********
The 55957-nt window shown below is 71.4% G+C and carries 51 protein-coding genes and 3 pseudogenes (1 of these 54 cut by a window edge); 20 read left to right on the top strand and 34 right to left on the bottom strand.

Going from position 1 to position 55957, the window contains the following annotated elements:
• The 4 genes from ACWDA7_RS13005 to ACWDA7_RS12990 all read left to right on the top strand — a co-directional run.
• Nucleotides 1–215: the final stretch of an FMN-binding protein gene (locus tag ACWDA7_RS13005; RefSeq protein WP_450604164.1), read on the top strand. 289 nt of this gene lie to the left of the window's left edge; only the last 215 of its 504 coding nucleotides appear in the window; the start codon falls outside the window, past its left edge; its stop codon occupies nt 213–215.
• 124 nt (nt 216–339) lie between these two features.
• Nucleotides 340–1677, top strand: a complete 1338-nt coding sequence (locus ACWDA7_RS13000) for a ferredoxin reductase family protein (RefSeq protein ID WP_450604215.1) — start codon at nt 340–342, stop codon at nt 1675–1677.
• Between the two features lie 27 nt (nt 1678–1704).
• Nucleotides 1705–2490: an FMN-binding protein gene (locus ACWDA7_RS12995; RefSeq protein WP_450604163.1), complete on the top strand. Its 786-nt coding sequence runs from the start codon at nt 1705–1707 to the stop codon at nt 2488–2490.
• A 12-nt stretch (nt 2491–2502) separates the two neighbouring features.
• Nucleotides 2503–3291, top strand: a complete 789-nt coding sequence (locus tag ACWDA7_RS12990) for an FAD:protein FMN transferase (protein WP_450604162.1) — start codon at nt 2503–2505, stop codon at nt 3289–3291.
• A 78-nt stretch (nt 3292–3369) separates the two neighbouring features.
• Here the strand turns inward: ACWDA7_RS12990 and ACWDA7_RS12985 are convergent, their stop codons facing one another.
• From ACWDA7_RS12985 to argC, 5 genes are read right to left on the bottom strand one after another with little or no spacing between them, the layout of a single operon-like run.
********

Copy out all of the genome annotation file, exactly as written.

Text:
The 55957-nt window shown below is 71.4% G+C and carries 51 protein-coding genes and 3 pseudogenes (1 of these 54 cut by a window edge); 20 read left to right on the top strand and 34 right to left on the bottom strand.

Going from position 1 to position 55957, the window contains the following annotated elements:
• The 4 genes from ACWDA7_RS13005 to ACWDA7_RS12990 all read left to right on the top strand — a co-directional run.
• Nucleotides 1–215: the final stretch of an FMN-binding protein gene (locus tag ACWDA7_RS13005; RefSeq protein WP_450604164.1), read on the top strand. 289 nt of this gene lie to the left of the window's left edge; only the last 215 of its 504 coding nucleotides appear in the window; the start codon falls outside the window, past its left edge; its stop codon occupies nt 213–215.
• 124 nt (nt 216–339) lie between these two features.
• Nucleotides 340–1677, top strand: a complete 1338-nt coding sequence (locus ACWDA7_RS13000) for a ferredoxin reductase family protein (RefSeq protein ID WP_450604215.1) — start codon at nt 340–342, stop codon at nt 1675–1677.
• Between the two features lie 27 nt (nt 1678–1704).
• Nucleotides 1705–2490: an FMN-binding protein gene (locus ACWDA7_RS12995; RefSeq protein WP_450604163.1), complete on the top strand. Its 786-nt coding sequence runs from the start codon at nt 1705–1707 to the stop codon at nt 2488–2490.
• A 12-nt stretch (nt 2491–2502) separates the two neighbouring features.
• Nucleotides 2503–3291, top strand: a complete 789-nt coding sequence (locus tag ACWDA7_RS12990) for an FAD:protein FMN transferase (protein WP_450604162.1) — start codon at nt 2503–2505, stop codon at nt 3289–3291.
• A 78-nt stretch (nt 3292–3369) separates the two neighbouring features.
• Here the strand turns inward: ACWDA7_RS12990 and ACWDA7_RS12985 are convergent, their stop codons facing one another.
• From ACWDA7_RS12985 to argC, 5 genes are read right to left on the bottom strand one after another with little or no spacing between them, the layout of a single operon-like run.